able and willing to send a convoy with its merchantmen? Give up this right, and your enemy will carry on his commerce, and receive every succour of which he may stand in need, while your mighty fleet will remain the motionless and mortified spectator of its country's ruin and disgrace. And, as to the danger of increasing the number of your enemies, by the vigorous exercise of this right, let Vattel give the answer :-“ Even,” says he, “ if I should, by taking such measure,” (that of searching), “ render all these neutral nations my enemies, I had better run the hazard, than suffer him, who is actually at war with me, to be thus freely supplied to the great increase of his power.”—And if this observation be true, with regard to nations in general, with what peculiar force does it apply to Great Britain, whose influence in the world, whose safety, and whose very existence, as a nation, depends, in a great measure, on her maritime force, and on the exercise of her maritime rights ?
Nor is the hazard so great as the pantalooned politicians would persuade us; for, though their cropped pates are powderless, thank God, we have powder of another description. There are persons, who, when you talk of Bonaparte, tremble as if they had the ague. For our parts, we see nothing formidable about him, except, perchance, it be his horns. A confederacy of the powers of the North would very nearly resemble one of our non-consumption associations ; in a body they would make solemn resolutions, to which, individually, they would take special care not to adhere. Like the mice in council, they would most unanimously and most heroically determine to fix a tether round the neck of the cat; but the laudable project certainly would fail for want of some one to put it in execution. As to America, were the old lion at the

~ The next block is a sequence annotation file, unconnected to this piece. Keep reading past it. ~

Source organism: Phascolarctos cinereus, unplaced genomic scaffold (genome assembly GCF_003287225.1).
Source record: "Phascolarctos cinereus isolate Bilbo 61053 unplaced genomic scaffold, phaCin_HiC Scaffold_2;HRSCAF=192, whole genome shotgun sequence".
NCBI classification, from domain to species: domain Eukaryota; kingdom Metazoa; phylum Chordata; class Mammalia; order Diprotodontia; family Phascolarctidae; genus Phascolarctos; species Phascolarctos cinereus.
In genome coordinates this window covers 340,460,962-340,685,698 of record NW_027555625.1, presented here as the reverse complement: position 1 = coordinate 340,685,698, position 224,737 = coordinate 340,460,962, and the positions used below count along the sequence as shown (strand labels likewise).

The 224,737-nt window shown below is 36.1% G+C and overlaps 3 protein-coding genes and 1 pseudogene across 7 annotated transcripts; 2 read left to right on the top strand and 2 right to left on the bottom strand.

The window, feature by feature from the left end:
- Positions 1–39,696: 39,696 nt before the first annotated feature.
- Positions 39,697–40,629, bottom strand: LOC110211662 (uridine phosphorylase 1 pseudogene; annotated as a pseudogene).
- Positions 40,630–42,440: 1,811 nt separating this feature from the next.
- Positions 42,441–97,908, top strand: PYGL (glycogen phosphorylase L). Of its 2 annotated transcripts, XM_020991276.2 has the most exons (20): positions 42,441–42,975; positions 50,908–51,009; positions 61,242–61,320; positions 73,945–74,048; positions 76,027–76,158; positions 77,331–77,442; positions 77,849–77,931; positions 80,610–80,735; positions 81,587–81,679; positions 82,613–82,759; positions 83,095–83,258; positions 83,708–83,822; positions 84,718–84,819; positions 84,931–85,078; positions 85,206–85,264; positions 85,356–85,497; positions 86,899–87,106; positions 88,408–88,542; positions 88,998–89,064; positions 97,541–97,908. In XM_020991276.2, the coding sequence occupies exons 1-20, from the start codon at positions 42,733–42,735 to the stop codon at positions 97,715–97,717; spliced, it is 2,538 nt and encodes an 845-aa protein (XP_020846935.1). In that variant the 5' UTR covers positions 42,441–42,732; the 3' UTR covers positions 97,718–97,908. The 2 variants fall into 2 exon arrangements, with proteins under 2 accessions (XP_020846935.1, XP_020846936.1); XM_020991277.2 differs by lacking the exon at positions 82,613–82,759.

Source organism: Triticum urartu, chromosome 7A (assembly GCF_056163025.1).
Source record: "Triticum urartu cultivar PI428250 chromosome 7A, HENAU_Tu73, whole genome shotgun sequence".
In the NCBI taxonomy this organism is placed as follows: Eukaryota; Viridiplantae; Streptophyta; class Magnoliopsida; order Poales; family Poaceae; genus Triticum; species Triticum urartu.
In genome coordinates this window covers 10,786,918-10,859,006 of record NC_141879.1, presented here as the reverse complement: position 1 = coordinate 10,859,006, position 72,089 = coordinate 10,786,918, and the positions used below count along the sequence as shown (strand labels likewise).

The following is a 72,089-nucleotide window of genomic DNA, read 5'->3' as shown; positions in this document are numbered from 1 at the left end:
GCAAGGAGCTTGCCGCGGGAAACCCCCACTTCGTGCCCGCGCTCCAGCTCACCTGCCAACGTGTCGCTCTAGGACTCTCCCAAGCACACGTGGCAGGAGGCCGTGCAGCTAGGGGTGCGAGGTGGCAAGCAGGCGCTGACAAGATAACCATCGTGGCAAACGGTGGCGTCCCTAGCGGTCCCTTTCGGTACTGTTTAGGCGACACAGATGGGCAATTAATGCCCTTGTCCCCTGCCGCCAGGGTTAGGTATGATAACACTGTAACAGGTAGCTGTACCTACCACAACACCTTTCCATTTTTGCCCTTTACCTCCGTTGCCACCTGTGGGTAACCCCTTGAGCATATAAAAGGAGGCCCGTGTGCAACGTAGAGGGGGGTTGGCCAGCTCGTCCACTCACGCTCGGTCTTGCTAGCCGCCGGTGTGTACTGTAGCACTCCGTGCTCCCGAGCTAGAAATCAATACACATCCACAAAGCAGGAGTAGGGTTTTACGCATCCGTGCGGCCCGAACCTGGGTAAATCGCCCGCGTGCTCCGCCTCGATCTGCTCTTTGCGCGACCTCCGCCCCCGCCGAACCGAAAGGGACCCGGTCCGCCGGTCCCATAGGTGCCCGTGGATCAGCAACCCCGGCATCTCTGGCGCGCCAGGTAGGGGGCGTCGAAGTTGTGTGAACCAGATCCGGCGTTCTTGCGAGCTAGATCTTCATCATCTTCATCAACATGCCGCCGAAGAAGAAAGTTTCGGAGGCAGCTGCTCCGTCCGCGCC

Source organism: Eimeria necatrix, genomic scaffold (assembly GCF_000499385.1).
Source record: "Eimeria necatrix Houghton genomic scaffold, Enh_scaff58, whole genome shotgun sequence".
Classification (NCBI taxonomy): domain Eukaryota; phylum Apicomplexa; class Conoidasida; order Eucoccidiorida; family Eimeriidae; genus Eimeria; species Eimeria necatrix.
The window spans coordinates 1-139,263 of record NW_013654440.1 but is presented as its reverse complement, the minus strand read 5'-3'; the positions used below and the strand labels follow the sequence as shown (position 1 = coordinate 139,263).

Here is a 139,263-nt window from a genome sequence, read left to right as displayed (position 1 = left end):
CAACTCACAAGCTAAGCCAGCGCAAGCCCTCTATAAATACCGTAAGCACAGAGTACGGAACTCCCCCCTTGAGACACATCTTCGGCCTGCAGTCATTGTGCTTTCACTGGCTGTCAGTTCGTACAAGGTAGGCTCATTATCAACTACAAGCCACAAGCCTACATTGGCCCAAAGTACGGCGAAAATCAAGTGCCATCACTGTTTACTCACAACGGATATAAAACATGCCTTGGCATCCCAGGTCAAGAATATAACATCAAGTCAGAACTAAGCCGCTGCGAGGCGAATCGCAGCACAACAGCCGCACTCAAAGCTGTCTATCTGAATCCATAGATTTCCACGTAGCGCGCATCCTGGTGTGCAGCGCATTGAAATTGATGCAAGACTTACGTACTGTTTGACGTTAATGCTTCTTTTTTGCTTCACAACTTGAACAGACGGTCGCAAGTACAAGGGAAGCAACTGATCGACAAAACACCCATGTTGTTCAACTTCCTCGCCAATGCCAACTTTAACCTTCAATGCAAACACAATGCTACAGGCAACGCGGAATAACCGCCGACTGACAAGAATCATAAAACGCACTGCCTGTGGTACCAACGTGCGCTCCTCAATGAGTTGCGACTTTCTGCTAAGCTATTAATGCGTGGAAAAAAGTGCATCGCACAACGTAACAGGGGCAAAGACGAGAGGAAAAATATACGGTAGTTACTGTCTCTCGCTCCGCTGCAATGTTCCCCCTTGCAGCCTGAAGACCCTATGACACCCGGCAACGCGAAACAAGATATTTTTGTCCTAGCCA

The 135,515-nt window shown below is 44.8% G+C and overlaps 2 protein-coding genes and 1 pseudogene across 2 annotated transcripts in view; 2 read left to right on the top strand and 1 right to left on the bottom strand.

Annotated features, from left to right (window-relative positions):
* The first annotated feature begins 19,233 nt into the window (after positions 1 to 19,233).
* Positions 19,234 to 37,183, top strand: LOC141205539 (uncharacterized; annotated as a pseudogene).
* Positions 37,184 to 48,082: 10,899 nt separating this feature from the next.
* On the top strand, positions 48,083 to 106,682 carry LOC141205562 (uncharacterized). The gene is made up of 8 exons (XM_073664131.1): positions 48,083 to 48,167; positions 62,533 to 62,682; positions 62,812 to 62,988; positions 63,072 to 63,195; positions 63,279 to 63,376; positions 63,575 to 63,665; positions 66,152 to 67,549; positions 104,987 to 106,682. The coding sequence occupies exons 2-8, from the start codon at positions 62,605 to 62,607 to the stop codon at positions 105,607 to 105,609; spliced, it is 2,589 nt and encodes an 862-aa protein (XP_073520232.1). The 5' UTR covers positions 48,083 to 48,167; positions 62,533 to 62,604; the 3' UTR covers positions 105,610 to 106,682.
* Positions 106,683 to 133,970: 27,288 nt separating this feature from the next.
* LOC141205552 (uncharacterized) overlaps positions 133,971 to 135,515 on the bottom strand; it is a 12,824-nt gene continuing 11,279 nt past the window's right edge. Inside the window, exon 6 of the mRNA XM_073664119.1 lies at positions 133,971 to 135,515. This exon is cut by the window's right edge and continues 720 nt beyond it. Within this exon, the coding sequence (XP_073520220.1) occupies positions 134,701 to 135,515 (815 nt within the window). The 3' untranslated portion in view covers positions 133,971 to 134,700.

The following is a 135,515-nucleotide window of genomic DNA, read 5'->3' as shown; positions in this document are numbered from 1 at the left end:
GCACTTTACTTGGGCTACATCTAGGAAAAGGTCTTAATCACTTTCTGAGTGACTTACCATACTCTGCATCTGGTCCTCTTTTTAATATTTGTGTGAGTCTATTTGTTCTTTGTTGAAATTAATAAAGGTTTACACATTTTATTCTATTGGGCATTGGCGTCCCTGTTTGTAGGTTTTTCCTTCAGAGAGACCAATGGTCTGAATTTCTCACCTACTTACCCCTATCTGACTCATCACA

point of death indeed, she might, like the ignoble ass, venture to give her blow amongst the rest ; but while he retains his teeth and his claws, while health strings his nerves, and glory warms his heart, she never will have courage to come within the hearing of his roar.
While, however, we most heartily despise the machinations of both our open and secret enemies, we shall lose no opportunity of exposing their envy and malignancy; a striking instance of which is exhibited in the Convention between France and America. Extraneous circumstances and internal evidences concur to prove, that this Convention was levelled at Great Britain. When America had to complain of illegal captures made by the cruisers of this country, indemnification for these captures was a prominent article of the accommodation. How different has been her conduct towards her sister Republic! Her claims on Great Britain amounted to not one million of dollars, while those which she has against France amount to nearly thirty millions, a sum equal to three whole years of her revenile.
Yet this immense claim has been quietly laid upon the shelf, and all the insults, the scourgings, the thumb-screwings, the shootings, the saberings, and the hangings, of the poor American citizen sailors, have been laid upon the shelf along with it. Nay, even on these degrading terms, the like of which no British negotiator would have dared to accede to, the Corsican did not condescend to treat, till he conceived the plan of a Convention that might tend to excite a neutral confederacy. That this was his object, and his only object, is clear from his haste in publishing the Convention. When was an instrument of this kind ever before promulgated previous to ratification ? And though he might probably be assured that the American President would approve of the conduct